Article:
Profile: Sir Charlie Mayfield

John Lewis Partnership Chairman

Vodafone slammed for 'short and sharp' price hike comms

Vodafone has been slammed for the “short and sharp” nature by which it informed customers about new “simplified” charges on pay-as-you-go (PAYG) tariffs, which will raise the cost of the majority of calls.

Vodafone Freebee

Vodafone TV ad for its Freebee package.

The mobile operator began sending text messages to PAYG customers earlier this week notifying them of the amendment, which will see it charging for calls by the minute rather than the second. Call time will be rounded up to the minute, meaning a customer making a call lasting 1 minute 2 seconds would be charged for 2 minutes, for example.

Vodafone also posted notification about the “simpler” pricing on its website and is responding to the predictably negative customer feedback on social media - although neither Vodafone UK’s Twitter or Facebook accounts have created standalone posts about the topic.

Adam Kirby, telecoms expert at uSwitch.com says the restructured PAYG tariffs act as a “Trojan horse” for price rises, but the real gripe with consumers was the way the message was communicated.

He adds: “Sending a text may be a quick, simple and cheap way to communicate with your friends, family and even your boss, but Vodafone breaking the news about price changes this way may be a bit of a stretch. The short and sharp nature of a text may explain why the message failed to tell the whole story - and so went down like a lead balloon with some customers.

“We have seen mobile companies move away from traditional paper bills, and this seems to signal the end of written communication altogether - most likely to save networks money. But if customers can be kept happier for the cost of a stamp, it may be some money worth spending.”

One poster on the Vodafone UK forum accused Vodafone of “patronising” customers by attempting to dress the changes up as a simplification of call charges.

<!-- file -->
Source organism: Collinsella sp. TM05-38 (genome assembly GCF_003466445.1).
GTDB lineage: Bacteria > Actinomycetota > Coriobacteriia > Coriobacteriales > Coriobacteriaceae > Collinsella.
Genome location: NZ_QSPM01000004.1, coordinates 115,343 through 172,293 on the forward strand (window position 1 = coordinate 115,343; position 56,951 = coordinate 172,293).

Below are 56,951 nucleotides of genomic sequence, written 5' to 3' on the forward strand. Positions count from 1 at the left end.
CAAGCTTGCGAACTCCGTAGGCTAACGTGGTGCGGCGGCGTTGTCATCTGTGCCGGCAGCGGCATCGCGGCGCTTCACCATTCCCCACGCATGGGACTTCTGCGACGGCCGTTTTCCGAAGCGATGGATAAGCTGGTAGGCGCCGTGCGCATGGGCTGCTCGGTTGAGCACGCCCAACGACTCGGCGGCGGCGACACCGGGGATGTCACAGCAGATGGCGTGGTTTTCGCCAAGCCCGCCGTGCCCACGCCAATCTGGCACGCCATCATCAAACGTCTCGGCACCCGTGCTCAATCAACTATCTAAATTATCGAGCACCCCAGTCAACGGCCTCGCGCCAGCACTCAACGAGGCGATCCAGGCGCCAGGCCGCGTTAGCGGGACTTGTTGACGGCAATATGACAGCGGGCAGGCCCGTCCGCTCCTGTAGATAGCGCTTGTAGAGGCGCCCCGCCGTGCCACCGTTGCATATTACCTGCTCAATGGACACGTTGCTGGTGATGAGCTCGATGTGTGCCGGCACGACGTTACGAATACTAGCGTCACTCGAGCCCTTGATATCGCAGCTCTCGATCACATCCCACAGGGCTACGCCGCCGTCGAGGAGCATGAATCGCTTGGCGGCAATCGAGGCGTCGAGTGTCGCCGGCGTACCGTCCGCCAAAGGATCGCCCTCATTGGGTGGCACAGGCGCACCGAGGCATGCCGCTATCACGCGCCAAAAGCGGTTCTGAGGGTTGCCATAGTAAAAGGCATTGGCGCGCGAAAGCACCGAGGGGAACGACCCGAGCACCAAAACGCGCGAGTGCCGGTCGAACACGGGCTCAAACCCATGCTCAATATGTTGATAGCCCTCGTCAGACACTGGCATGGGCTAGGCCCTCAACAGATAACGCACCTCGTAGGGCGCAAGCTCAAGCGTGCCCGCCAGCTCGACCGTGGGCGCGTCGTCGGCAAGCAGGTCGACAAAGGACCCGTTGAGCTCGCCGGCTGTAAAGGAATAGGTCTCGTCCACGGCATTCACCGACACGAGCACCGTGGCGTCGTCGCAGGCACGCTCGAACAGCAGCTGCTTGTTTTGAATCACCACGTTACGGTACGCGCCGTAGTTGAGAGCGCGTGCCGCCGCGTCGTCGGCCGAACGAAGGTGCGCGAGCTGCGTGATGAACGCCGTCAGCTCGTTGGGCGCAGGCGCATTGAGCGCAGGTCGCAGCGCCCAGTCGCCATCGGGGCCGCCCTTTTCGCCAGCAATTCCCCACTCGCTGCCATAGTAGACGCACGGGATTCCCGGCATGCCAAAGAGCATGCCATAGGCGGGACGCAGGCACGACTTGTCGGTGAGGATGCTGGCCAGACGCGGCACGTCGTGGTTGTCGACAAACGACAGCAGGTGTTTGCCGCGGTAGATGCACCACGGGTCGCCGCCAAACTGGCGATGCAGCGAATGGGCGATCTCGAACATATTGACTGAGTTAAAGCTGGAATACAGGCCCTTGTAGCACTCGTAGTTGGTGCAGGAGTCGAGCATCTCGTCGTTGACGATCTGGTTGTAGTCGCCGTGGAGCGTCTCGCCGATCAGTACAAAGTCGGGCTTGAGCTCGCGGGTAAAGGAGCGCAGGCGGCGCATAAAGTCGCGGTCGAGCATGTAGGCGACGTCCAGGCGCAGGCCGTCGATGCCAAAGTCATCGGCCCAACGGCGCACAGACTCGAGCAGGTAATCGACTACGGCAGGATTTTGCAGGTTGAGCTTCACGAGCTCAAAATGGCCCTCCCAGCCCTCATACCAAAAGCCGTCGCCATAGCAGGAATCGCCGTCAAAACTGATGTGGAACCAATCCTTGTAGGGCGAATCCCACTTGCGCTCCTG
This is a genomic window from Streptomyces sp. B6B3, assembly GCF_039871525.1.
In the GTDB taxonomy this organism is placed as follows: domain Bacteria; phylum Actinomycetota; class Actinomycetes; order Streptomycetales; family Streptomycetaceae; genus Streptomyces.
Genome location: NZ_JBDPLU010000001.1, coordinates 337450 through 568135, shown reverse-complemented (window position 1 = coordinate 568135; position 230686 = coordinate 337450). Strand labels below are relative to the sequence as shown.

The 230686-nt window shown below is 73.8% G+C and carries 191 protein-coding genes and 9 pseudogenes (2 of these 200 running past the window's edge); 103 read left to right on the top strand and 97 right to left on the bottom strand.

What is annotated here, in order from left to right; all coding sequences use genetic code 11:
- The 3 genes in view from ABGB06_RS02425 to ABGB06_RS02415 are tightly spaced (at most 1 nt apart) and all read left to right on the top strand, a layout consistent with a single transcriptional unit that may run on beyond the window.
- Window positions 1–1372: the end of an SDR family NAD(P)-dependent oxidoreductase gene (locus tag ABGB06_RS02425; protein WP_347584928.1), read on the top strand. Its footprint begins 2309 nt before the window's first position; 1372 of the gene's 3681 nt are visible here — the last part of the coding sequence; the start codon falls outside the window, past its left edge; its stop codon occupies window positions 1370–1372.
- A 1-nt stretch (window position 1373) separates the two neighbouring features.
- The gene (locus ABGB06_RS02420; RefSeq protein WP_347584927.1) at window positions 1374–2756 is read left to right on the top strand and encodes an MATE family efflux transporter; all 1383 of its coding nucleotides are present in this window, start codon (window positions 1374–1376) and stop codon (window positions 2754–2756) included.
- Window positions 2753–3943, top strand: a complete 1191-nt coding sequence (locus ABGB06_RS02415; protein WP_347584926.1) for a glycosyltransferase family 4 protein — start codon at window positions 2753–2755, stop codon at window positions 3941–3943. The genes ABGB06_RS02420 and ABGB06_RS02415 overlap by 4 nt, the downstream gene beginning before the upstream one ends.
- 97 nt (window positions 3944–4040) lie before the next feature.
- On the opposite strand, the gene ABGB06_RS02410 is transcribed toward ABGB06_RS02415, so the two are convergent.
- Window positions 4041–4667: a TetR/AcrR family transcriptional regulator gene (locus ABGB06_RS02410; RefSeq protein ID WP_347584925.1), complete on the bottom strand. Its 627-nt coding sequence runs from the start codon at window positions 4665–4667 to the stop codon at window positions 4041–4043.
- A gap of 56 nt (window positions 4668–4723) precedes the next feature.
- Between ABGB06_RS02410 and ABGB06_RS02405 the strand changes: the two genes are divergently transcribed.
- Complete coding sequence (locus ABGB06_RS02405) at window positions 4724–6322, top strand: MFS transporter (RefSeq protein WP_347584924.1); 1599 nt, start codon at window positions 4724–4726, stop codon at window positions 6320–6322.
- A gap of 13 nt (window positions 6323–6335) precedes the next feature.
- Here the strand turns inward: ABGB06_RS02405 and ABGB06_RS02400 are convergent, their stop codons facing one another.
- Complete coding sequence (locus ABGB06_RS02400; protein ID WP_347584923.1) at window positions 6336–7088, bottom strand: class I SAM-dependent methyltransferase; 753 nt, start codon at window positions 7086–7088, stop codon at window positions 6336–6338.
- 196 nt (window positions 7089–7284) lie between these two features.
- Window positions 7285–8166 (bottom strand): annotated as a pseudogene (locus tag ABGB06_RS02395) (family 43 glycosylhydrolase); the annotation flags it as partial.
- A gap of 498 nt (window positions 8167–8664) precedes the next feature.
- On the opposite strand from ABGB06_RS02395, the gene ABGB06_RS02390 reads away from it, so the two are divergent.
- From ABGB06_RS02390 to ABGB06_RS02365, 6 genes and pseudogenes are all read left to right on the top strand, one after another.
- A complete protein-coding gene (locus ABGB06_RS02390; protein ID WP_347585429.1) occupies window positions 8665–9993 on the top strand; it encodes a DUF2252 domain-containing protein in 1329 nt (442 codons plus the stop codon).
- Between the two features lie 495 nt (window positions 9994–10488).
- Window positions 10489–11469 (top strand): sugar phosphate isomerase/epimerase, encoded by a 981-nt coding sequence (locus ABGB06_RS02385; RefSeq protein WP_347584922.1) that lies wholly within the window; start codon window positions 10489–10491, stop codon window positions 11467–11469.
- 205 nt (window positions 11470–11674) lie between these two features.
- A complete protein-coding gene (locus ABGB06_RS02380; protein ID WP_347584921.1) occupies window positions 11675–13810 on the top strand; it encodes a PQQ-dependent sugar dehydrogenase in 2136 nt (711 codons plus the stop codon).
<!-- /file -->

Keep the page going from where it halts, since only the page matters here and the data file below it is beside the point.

Another poster wrote: “Simpler? Maybe slightly. More expensive? Potentially much more. Communicated in a reasonable manner? Certainly not. I am sorry but this is a joke, it is price hike and nothing else and you are treating us as idiots in trying to call it anything other than that.”

An Ofcom spokeswoman confirmed the regulator has had no complaints on the issue to date but that all pricing information and related policies should be made available to customers “clearly and transparently”. Ofcom does not regulate on the retail prices charged by providers or any rounding policies applied.

A Vodafone spokeswoman says: “We continue to tell our customers about the changes through various channels including text, our social media channels and online. Customers can also find out more at www.vodafone.co.uk, visit their local Vodafone store or talk to us by 191, free from their Vodafone mobile.   

“Many of our competitors already offer price plans charged in this way. We believe that by offering propositions with a generous allowance of minutes, we continue to offer our customers great value. For example, our Talk Freebee package includes 1000 minutes over 30 days when a customer tops up £10 and Vodafone Freedom Freebee includes 100 minutes and 300 texts when a customer tops up £10.”

In response to a question about the criticism the “short and sharp” text message used to communicate the price changes to customers has amassed, the spokeswoman added: “Telling our customers of any price change is important. Pay as you go customers are not obliged to give us their address, so text messaging is one way we can get in touch.”

Readers' comments (1)

  • It's not that it was communicated by text, it's that the communication was an insult to the intelligence of the customer.

    A twofold insult... the idea that the customer is unable to cope with the "complexity" of per second billing, and then that they are stupid enough to be taken in by the corporate speak that tries to present a price hike as doing the customer a favour.

    Of course all companies like to make price rise announcements seem a little more palatable if they can, but this one is up there with the Netflix price change announcement debacle in terms of how not to do it.

    That one reportedly lost Netflix 800,000 customers.

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